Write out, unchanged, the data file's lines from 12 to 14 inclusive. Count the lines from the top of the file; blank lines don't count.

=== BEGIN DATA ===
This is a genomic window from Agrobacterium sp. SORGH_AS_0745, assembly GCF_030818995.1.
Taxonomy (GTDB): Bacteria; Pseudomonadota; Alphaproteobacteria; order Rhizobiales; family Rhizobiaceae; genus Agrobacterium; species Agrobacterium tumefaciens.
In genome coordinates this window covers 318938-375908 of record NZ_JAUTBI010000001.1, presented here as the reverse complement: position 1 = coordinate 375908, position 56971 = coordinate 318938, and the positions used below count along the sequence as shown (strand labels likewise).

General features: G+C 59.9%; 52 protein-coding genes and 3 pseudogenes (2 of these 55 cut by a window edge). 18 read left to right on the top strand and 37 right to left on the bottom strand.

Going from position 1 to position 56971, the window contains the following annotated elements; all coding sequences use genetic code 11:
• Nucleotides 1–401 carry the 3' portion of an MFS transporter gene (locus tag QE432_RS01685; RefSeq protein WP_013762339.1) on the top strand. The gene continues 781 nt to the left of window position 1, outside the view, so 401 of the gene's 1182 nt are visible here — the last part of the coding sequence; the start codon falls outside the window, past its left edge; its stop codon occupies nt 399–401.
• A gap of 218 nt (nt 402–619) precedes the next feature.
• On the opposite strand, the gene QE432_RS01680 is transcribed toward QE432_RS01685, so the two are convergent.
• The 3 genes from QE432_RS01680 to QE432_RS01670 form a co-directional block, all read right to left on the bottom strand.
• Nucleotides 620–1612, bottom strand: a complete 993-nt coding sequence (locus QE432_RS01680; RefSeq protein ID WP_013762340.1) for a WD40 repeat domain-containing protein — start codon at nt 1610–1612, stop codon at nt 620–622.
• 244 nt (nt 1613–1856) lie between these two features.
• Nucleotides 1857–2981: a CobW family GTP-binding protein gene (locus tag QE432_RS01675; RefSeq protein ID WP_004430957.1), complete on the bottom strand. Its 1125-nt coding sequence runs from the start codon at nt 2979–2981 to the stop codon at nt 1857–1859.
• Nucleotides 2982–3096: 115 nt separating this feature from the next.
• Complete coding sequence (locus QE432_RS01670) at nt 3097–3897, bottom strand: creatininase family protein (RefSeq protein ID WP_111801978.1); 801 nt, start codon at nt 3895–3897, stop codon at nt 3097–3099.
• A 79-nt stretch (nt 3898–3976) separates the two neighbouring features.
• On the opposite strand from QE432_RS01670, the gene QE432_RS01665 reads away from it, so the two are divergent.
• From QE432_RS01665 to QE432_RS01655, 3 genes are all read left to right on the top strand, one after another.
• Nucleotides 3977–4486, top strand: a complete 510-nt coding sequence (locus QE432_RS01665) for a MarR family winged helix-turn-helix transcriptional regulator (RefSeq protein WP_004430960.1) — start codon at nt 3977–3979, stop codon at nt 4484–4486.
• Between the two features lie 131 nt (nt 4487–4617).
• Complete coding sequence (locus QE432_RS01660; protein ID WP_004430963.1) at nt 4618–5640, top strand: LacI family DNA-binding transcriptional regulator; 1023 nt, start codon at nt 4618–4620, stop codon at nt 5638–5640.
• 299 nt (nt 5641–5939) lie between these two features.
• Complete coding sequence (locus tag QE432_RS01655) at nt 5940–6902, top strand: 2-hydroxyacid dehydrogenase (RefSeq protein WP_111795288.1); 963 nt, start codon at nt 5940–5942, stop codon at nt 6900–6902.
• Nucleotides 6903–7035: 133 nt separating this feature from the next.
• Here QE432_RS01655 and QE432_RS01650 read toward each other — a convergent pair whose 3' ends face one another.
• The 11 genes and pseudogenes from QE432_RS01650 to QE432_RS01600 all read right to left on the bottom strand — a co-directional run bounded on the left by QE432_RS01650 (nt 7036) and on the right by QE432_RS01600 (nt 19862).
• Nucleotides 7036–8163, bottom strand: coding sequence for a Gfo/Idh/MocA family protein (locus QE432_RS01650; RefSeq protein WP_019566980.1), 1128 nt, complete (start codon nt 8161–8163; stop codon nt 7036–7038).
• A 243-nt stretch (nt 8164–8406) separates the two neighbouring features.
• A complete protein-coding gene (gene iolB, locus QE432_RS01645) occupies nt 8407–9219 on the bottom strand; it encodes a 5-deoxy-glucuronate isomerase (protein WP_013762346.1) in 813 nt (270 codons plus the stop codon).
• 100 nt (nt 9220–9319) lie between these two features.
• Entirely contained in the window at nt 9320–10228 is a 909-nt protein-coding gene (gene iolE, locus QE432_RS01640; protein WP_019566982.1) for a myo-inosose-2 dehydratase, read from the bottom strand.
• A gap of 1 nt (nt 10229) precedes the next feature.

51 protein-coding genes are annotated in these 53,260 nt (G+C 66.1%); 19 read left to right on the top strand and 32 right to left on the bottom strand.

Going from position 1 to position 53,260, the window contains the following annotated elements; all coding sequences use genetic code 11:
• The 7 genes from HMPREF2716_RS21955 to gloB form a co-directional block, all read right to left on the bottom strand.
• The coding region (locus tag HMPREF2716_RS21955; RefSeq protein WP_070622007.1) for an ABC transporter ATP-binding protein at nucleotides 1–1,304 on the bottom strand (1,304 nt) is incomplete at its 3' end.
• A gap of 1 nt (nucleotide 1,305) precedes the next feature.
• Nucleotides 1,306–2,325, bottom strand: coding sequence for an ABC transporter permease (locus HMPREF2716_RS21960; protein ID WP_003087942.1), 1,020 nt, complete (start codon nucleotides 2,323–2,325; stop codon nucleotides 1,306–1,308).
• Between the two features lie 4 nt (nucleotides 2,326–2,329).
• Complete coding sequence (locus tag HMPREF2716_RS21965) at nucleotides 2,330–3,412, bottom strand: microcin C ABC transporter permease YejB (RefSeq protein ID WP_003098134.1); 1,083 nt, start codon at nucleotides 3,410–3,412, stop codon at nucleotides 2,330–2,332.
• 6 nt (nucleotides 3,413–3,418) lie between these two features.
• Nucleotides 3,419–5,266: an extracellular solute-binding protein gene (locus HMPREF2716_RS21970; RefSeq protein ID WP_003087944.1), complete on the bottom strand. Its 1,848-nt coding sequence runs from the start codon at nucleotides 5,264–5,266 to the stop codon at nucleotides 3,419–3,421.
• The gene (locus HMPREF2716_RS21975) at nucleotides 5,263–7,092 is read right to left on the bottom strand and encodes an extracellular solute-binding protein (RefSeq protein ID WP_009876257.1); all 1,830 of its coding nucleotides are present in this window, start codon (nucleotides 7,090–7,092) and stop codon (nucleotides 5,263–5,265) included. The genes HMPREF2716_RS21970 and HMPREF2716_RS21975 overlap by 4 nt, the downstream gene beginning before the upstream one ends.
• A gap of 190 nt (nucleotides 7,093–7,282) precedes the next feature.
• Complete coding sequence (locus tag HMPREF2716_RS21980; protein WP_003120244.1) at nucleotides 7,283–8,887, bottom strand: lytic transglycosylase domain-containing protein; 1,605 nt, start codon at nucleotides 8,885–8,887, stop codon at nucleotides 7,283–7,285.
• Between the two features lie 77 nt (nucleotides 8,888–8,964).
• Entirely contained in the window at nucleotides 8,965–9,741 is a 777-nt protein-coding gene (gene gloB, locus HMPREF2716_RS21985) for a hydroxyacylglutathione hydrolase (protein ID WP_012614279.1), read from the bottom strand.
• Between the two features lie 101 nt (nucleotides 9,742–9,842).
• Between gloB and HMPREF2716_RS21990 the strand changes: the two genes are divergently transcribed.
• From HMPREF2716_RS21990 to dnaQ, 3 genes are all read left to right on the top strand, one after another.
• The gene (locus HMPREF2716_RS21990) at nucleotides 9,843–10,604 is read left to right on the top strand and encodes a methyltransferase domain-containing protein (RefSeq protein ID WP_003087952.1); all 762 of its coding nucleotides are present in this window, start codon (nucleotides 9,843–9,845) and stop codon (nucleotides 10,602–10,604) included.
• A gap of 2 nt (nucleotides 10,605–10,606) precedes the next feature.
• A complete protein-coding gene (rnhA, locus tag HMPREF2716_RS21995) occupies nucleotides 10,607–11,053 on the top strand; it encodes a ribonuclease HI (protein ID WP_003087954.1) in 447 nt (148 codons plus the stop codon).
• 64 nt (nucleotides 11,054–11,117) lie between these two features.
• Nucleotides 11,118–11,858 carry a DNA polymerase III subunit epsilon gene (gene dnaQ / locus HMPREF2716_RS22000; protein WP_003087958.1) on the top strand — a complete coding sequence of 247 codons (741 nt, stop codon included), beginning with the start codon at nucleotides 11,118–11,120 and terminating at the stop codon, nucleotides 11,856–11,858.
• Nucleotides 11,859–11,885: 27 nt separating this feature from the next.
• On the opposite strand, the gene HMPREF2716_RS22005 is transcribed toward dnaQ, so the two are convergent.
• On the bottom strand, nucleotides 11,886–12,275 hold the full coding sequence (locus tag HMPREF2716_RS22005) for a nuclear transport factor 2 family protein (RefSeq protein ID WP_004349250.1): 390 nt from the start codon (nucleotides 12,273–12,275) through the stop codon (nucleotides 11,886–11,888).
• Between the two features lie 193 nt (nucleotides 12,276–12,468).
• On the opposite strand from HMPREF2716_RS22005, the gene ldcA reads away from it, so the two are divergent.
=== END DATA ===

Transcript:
• Nucleotides 1857–2981: a CobW family GTP-binding protein gene (locus tag QE432_RS01675; RefSeq protein ID WP_004430957.1), complete on the bottom strand. Its 1125-nt coding sequence runs from the start codon at nt 2979–2981 to the stop codon at nt 1857–1859.
• Nucleotides 2982–3096: 115 nt separating this feature from the next.
• Complete coding sequence (locus QE432_RS01670) at nt 3097–3897, bottom strand: creatininase family protein (RefSeq protein ID WP_111801978.1); 801 nt, start codon at nt 3895–3897, stop codon at nt 3097–3099.